Well that was a nice break.
Oh, all right, I’m lying. It wasn’t a break at all. Actually it was quite as diametrically opposite from a break as a temporary absence can be. Something odd happens to me, about the end of February, every year.
Until then all is ticking along nicely. It’s going so well, in fact, that I start congratulating myself (very quietly, and only when I’m on my own) on my ability to juggle work, children, vast and growing numbers of animals, yet make sustained progress on taming my wild and unruly garden. I post regularly on my blog: I keep up with my seed sowing: I meet deadlines. I even manage to do some housework. Yes, I am that much in control.
Then that thing happens. I think it might be March.
I arrive at my greenhouse one morning to find the shelf space to seedling ratio has reached critical tipping point. Simultaneously I discover that my carefully thought out rotation plan – and yes, I do draw it out on paper – has gone horribly wrong and I’ve planted too much of some things and others in the wrong place so that what’s on the ground bears absolutely no relation to what I’d planned. This year it’s the onions which got out of control.
While this is going on, we enter the land of non-stop birthdays. Both my children were born a month apart slap bang in the middle of the spring gardening rush which was spectacularly bad forward planning on my part.
This means that I have to take precious time off to crisis-manage appropriately memorable birthday parties. Since the eldest is also a leap-year baby, we had a Proper Birthday this year (she turned three…. awww….) which therefore demanded a Proper Party.
So we took several other equally hysterical 12-year-olds up to Bristol – on a Saturday! – to go ice-skating and then shopping in Cribbs Causeway which is the most mecca-like temple to Mammon you will ever encounter. It’s so huge I got lost before I’d even parked the car. This took Everest-expedition quantities of forward planning including complicated arrangements for little sister so she wouldn’t impinge even a little bit on the full tweenage experience.
Two weeks of pause and we’re off again. The youngest reached double figures this year so I had to pull off another spectacular. She was 10cm too small to do the mind-numblingly scary tree-top adventure thingy she wanted to do (thank God – I knew there was a reason for not feeding her properly), but we pulled the rabbit out of the hat and stemmed the tears by finding a junior version. Only drawback: it was in the New Forest, which meant another mega-expedition involving sleepovers at grandmas and all sorts.
As if that wasn’t enough, I’ve had a major new writing project come up: this involved building a whole garden and filling it with plants within three weeks so someone could come and take proper pictures of it. I may have slightly glossed over a few details about the state this area of the garden was in while pitching the idea to the editor.
This would have sunk me entirely were it not for some truly wonderful friends who dropped everything and came round to shovel gravel for me all day.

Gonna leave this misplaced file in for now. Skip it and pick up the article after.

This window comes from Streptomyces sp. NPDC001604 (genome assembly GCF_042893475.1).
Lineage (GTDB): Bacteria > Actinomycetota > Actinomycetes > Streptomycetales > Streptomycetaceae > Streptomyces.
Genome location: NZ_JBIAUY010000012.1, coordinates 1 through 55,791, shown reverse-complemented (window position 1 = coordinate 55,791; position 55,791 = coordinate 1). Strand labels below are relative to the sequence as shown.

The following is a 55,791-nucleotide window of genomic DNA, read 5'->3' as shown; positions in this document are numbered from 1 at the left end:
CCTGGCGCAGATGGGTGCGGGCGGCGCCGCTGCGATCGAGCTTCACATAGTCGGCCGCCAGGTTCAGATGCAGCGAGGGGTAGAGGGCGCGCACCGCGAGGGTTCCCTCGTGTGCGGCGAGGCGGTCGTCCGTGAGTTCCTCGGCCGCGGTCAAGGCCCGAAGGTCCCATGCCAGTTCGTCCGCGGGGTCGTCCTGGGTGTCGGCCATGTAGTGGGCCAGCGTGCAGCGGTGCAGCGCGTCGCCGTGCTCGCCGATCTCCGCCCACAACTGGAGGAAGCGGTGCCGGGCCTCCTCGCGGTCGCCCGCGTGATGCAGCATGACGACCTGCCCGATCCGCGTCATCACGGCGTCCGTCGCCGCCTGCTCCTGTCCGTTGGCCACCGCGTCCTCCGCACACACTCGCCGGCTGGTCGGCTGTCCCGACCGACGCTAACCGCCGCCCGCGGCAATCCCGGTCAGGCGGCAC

Oh yes, and I’ve acquired two ponies, got involved in two school gardening projects (one primary, one secondary), given a talk, taken the first round of my RHS Level 3 exams (while suffering from food poisoning due to an ill-advised BLT sandwich from a garage the day before), signed up for two weeks at Chelsea (well, one in Birmingham, one at Chelsea), occasionally had passing conversations with my husband and from time to time even slept.
My house is a tip, I have unfailingly polite but increasingly long-suffering editors asking me if I’m ever going to deliver any copy, and greenhouse, coldframe and Corner of Shame are all overflowing with plants I really must get into the garden before they burst their pots.
So, that’s by way of explanation as to why I haven’t been around much lately. I’m very much hoping things will calm down a bit soon. But it’s show season next month. I’m not making any promises.
Sarah Raven said:
An extra busy life you have indeed! Congrats on shepherding children around Cribbs Causeway – quite a trial indeed.
I feel exhausted just reading this. Sometimes everything happens at once, or maybe it's always like that for you! I expect you're a naturally busy person, but hope you manage to find some calm occasionally amidst all the turmoil:)xx
Scribble Spud said:
Wow, Sally, where do you find the time? I struggle between writing and growing even with no kids left at home (just 2 dogs). I,too, draw crop rotation plans. They are all in a lovely book (now scuffed and muddy) that my daughter's friend bought me a few years ago. I don't grow massive amounts of veg but even with 10 separate four foot wide beds, the rotation gets scuppered. Always too much ground given over to potatoes. And you're right, everything always goes pear-shaped in March and April.
Naomi Slade said:
I'm reading this with a big smile. It sounds so like my life it is ridiculous – though so far I have avoided ponies and Cribbs Causeway. Greenhouse most certainly at tipping point though!
The Constant Gardener said:
Thanks Sarah – I take it you are familiar with the joys of Cribbs Causeway then…!Naturally busy, yes Margaret, but this is taking things to extremes even for me. Calm is gradually being restored (though I suspect another storm may be hot on its heels).SS – I love my planting plans. They're more than just record sheets: they're a witness to what I do every year and always bring back memories, a bit like a photo album only I can decode. I keep them all :DNaomi – continue avoiding ponies, they are nothing but worry and money pits out of all proportion to their size. Cribbs Causeway – ditto 😀